A car is the second most expensive thing many people will ever buy, and the most dangerous object in an average person's life. Given the proliferation of free information available online; I don't have a whole lot of sympathy for people who remain willfully ignorant of the basic maintenance and diagnostics of a machine they own. If my garbage disposal cost $30k and had a decent chance of killing me if something went wrong, I'd be pretty motivated to understand the fundamentals of how to care for and repair it too.

  • Another_VW_fanboy Another_VW_fanboy on Apr 26, 2017

    Having worked in aftermarket auto parts for a time, I can understand the rise in repair costs to a point. To retain a licensed, trained tech(s) is expensive, and cars are much more complicated. Aftermarket parts however are mostly astonishingly cheap Chinese junk. It's amazing how awful some of them are. Were not talking performance parts but the regular stuff you need to keep your car going. So along with the rising cost of auto maintenance and decline of quality in parts I chose to lease my vehicles to avoid the maintenance aspect all together. The peace of mind is worth the affordable payment.

    • Gtem Gtem on Apr 26, 2017

      agreed, it's become a real minefield, particularly when even known good brands start to outsource to China. Not saying all Chinese stuff is inherently bad, but the fact that quality can be so variable depending on how much attention was paid to QC on that particular day makes me leery of anything coming out of there. Having said all that, there's still good stuff out there. When you do a lot of DIY stuff, you also become much more aware of the wildly variable cost of replacement parts across brands and even models. I can buy OEM Motorcraft front shocks for $30 for my very old school twin-i beam ranger. OEM front struts for my Mac-strut ES300 were 6x as expensive, generic Camry-spec aftermarket pieces were more reasonable but still more than 2-3x the cost of Ranger stuff. No springs to compress or anything either, just bolt everything in both front and rear.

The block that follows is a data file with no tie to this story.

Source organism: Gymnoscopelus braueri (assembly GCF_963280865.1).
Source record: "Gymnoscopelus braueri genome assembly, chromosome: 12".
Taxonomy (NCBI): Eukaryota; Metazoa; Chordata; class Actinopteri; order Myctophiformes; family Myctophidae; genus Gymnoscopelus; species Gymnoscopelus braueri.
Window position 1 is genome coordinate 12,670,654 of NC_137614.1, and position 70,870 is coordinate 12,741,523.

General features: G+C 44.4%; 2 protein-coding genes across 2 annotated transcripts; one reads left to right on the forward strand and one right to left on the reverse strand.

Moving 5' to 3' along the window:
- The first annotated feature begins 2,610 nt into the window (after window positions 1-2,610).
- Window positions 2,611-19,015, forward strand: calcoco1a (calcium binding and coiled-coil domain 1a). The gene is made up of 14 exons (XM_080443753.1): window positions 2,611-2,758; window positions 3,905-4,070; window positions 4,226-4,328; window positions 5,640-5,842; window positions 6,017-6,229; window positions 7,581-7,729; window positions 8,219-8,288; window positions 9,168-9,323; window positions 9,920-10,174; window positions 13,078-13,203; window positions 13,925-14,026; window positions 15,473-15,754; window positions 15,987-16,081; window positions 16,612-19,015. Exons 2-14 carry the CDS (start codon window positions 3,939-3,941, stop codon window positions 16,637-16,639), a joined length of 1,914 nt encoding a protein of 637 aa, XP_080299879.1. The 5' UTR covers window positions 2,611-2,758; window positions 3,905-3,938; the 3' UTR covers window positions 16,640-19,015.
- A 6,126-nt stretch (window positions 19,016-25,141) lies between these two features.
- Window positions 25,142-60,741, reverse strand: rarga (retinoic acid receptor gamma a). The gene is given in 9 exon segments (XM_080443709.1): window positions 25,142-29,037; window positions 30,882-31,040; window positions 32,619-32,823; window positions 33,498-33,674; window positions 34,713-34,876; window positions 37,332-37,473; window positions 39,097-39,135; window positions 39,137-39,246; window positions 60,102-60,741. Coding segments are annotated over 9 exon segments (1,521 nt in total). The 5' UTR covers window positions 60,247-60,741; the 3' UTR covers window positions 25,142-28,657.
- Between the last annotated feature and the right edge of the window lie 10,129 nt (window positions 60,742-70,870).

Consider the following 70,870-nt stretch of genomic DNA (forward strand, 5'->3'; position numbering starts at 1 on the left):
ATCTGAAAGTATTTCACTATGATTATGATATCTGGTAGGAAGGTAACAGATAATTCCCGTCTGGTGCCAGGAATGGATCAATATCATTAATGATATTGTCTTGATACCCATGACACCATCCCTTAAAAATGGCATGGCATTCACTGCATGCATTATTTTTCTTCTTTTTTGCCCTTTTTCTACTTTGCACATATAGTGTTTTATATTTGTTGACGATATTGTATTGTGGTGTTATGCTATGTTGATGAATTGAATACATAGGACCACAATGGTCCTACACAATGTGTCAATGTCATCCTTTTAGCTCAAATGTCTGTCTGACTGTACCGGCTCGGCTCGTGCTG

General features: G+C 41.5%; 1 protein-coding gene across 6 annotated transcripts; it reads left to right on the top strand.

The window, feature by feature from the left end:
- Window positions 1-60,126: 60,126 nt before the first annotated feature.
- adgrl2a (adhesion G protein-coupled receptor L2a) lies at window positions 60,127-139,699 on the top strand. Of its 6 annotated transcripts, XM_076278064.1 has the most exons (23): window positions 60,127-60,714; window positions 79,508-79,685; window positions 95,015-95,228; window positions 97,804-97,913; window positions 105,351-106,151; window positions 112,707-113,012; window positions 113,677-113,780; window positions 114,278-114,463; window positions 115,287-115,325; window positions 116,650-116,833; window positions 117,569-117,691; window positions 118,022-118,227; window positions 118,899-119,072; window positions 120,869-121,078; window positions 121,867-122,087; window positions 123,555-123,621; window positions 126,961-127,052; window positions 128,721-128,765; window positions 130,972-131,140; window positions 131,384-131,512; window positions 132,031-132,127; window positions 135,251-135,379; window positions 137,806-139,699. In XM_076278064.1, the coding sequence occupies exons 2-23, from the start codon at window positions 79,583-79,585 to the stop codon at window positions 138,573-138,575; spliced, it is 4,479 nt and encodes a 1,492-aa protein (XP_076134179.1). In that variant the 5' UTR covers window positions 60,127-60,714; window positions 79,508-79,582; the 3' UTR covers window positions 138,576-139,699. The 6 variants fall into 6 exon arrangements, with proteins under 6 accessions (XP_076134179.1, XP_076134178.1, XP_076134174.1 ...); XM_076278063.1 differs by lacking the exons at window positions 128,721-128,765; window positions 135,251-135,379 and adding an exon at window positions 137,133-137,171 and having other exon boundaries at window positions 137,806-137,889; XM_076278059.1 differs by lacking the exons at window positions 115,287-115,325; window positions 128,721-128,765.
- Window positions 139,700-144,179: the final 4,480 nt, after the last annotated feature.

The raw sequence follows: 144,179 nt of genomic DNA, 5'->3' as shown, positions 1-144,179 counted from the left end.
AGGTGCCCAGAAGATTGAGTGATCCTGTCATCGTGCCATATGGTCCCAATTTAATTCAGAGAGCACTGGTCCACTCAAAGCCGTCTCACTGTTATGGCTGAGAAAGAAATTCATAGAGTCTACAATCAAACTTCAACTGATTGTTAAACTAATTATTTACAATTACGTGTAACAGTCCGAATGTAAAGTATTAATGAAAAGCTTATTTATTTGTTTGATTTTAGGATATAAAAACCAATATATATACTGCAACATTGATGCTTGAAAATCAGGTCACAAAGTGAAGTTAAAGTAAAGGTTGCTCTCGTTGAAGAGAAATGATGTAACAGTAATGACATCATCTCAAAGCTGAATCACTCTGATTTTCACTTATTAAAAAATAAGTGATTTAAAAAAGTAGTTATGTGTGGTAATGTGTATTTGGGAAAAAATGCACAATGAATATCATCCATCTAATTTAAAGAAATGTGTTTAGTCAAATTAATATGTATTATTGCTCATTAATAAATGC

• 2ACL What tickles me is that the Bronco looks the business with virtually none of the black plastic cladding many less capable crossovers use.
  • IBx1 For all this time with the hellcat engine, everything they made was pathetic automatic scum save for the Challenger. A manual Durango, Grand Cherokee, Charger, 300C, et al would have been the real last gasp for driving enthusiasts. As it is, the party is long over.
  • MaintenanceCosts The sweet spot of this generation isn't made anymore: the SRT 392. The Scat Pack is more or less filling the same space but it lacks a lot of the goodies, including SRT suspension, brakes, and seats. The Hellcat is too much and isn't available with a manual anymore.
  • Arthur Dailey I am normally a fan of Exner's designs but by this time the front end on the Stutz like most of the rest of the vehicle is a laughable monstrosity of gauche. The interior finishes suit the rest of the vehicle. Corey please put this series out of its misery. This is one vehicle manufacturer best left on the scrap heap of history.
  • Art Vandelay I always thought what my Challenger really needed was a convertible top to make it heavier and make visability worse.